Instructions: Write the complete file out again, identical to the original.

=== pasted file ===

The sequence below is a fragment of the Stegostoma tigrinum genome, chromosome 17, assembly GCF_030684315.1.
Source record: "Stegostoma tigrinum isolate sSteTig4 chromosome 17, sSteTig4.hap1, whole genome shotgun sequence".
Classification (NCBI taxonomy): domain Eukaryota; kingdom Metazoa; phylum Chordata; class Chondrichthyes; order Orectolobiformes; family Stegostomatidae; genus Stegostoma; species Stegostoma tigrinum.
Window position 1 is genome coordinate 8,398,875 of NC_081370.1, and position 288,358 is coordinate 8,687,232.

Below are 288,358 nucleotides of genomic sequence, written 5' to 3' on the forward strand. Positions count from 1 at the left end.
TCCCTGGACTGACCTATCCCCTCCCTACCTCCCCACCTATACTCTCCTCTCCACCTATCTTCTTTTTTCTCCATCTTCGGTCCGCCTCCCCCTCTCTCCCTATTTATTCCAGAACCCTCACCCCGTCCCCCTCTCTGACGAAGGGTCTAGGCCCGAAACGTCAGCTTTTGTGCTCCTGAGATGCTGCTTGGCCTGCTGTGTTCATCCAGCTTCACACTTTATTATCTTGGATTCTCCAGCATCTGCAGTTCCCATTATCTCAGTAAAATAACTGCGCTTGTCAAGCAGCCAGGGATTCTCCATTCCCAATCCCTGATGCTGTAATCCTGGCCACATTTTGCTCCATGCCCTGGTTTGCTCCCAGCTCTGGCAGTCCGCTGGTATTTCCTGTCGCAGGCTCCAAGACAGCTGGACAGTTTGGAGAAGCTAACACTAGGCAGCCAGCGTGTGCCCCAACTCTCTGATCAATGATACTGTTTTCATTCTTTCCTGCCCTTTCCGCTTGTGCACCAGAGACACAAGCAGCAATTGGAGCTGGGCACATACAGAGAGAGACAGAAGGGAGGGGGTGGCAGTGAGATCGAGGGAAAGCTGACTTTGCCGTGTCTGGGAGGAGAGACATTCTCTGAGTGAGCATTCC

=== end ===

The sequence below is a fragment of the Stegostoma tigrinum genome, chromosome 17, assembly GCF_030684315.1.
Source record: "Stegostoma tigrinum isolate sSteTig4 chromosome 17, sSteTig4.hap1, whole genome shotgun sequence".
Classification (NCBI taxonomy): domain Eukaryota; kingdom Metazoa; phylum Chordata; class Chondrichthyes; order Orectolobiformes; family Stegostomatidae; genus Stegostoma; species Stegostoma tigrinum.
Window position 1 is genome coordinate 8,398,875 of NC_081370.1, and position 288,358 is coordinate 8,687,232.

Below are 288,358 nucleotides of genomic sequence, written 5' to 3' on the forward strand. Positions count from 1 at the left end.
TCCCTGGACTGACCTATCCCCTCCCTACCTCCCCACCTATACTCTCCTCTCCACCTATCTTCTTTTTTCTCCATCTTCGGTCCGCCTCCCCCTCTCTCCCTATTTATTCCAGAACCCTCACCCCGTCCCCCTCTCTGACGAAGGGTCTAGGCCCGAAACGTCAGCTTTTGTGCTCCTGAGATGCTGCTTGGCCTGCTGTGTTCATCCAGCTTCACACTTTATTATCTTGGATTCTCCAGCATCTGCAGTTCCCATTATCTCAGTAAAATAACTGCGCTTGTCAAGCAGCCAGGGATTCTCCATTCCCAATCCCTGATGCTGTAATCCTGGCCACATTTTGCTCCATGCCCTGGTTTGCTCCCAGCTCTGGCAGTCCGCTGGTATTTCCTGTCGCAGGCTCCAAGACAGCTGGACAGTTTGGAGAAGCTAACACTAGGCAGCCAGCGTGTGCCCCAACTCTCTGATCAATGATACTGTTTTCATTCTTTCCTGCCCTTTCCGCTTGTGCACCAGAGACACAAGCAGCAATTGGAGCTGGGCACATACAGAGAGAGACAGAAGGGAGGGGGTGGCAGTGAGATCGAGGGAAAGCTGACTTTGCCGTGTCTGGGAGGAGAGACATTCTCTGAGTGAGCATTCC